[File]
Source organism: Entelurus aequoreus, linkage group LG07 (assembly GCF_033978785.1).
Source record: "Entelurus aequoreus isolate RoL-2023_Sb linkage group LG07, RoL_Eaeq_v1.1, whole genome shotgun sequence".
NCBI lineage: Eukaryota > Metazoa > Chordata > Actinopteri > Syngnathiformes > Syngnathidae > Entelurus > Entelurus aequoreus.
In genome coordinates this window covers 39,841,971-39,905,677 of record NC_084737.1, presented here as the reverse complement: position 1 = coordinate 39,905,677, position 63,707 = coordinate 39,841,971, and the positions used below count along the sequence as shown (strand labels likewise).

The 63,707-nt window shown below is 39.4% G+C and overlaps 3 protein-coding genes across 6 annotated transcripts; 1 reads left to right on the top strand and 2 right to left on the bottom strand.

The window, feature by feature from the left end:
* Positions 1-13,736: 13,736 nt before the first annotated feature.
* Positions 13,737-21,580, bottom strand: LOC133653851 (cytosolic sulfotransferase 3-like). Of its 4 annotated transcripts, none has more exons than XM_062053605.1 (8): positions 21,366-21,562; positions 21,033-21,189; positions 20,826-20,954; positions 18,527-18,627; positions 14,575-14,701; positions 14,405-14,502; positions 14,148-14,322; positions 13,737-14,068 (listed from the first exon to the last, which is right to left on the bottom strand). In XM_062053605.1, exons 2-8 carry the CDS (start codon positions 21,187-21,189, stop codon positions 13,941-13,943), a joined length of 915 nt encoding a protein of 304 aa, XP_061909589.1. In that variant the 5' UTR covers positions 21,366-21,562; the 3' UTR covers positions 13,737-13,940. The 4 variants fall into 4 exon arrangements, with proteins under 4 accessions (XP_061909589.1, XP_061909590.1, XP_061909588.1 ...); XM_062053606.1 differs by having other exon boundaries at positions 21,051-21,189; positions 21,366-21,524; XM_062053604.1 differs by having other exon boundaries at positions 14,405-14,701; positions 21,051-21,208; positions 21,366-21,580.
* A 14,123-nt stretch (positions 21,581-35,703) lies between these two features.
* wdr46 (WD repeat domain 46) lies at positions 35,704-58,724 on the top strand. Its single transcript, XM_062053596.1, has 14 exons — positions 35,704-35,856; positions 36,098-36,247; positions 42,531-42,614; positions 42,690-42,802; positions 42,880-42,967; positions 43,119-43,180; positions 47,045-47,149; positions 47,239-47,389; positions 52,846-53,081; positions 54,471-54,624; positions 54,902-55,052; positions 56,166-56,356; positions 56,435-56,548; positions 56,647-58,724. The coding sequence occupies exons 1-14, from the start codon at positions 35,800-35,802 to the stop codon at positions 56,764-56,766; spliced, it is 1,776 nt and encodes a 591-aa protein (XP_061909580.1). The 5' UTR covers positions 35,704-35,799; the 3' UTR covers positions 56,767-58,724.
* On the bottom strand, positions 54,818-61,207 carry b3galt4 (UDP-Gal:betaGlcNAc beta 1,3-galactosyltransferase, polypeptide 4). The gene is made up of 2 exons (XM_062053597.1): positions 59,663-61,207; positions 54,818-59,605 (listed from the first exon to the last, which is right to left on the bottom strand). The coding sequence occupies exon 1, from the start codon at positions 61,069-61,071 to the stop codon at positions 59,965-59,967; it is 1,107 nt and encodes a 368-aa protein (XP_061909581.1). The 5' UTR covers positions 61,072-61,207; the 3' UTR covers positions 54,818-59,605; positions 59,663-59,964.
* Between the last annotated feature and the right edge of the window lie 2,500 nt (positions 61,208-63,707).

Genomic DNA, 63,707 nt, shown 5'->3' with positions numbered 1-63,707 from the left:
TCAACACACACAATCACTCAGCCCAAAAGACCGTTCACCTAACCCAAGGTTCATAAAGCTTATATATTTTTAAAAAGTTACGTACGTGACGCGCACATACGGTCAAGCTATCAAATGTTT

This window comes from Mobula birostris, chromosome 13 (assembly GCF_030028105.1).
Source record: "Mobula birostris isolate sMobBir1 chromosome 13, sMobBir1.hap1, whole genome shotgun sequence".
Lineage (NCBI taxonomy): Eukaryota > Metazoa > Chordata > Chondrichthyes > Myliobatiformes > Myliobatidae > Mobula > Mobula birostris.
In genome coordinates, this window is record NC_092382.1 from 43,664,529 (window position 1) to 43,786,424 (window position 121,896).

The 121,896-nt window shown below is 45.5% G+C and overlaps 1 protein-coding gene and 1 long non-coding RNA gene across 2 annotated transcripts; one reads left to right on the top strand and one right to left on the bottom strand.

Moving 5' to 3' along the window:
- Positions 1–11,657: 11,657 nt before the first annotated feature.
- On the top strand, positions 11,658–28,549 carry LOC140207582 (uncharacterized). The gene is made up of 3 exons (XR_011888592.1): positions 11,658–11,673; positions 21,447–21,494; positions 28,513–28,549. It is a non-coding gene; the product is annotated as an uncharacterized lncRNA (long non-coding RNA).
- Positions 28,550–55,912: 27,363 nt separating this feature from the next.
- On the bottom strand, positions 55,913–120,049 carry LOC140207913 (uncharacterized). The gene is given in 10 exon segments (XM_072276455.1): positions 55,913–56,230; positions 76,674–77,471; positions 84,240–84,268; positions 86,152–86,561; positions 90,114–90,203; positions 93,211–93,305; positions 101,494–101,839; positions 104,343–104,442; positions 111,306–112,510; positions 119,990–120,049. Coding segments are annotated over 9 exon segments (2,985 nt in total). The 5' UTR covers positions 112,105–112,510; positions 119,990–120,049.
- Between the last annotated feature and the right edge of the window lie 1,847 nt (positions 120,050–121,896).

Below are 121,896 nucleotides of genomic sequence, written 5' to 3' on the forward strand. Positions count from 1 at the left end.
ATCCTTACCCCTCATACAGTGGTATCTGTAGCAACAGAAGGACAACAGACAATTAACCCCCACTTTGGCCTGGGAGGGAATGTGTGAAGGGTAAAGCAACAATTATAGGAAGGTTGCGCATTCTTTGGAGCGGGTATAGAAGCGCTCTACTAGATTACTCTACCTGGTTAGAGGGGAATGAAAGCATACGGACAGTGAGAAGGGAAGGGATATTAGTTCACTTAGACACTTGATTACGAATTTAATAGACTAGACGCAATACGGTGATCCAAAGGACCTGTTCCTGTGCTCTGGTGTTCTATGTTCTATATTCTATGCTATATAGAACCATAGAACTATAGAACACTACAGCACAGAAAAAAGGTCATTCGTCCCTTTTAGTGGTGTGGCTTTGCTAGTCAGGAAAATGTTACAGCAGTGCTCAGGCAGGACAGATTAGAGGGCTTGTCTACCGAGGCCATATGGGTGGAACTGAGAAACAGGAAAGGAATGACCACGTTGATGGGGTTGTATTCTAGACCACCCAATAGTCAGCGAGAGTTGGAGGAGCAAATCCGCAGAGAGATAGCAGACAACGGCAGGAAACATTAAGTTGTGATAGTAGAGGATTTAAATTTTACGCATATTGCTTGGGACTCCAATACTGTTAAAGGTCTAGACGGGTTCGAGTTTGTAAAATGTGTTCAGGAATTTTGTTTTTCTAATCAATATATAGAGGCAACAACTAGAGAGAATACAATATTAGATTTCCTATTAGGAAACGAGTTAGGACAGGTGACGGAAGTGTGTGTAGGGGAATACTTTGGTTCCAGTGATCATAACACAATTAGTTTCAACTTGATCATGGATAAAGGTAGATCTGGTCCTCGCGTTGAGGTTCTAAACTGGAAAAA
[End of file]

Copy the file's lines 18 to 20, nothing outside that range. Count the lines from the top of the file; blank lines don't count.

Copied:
In genome coordinates, this window is record NC_092382.1 from 43,664,529 (window position 1) to 43,786,424 (window position 121,896).

The 121,896-nt window shown below is 45.5% G+C and overlaps 1 protein-coding gene and 1 long non-coding RNA gene across 2 annotated transcripts; one reads left to right on the top strand and one right to left on the bottom strand.

Moving 5' to 3' along the window: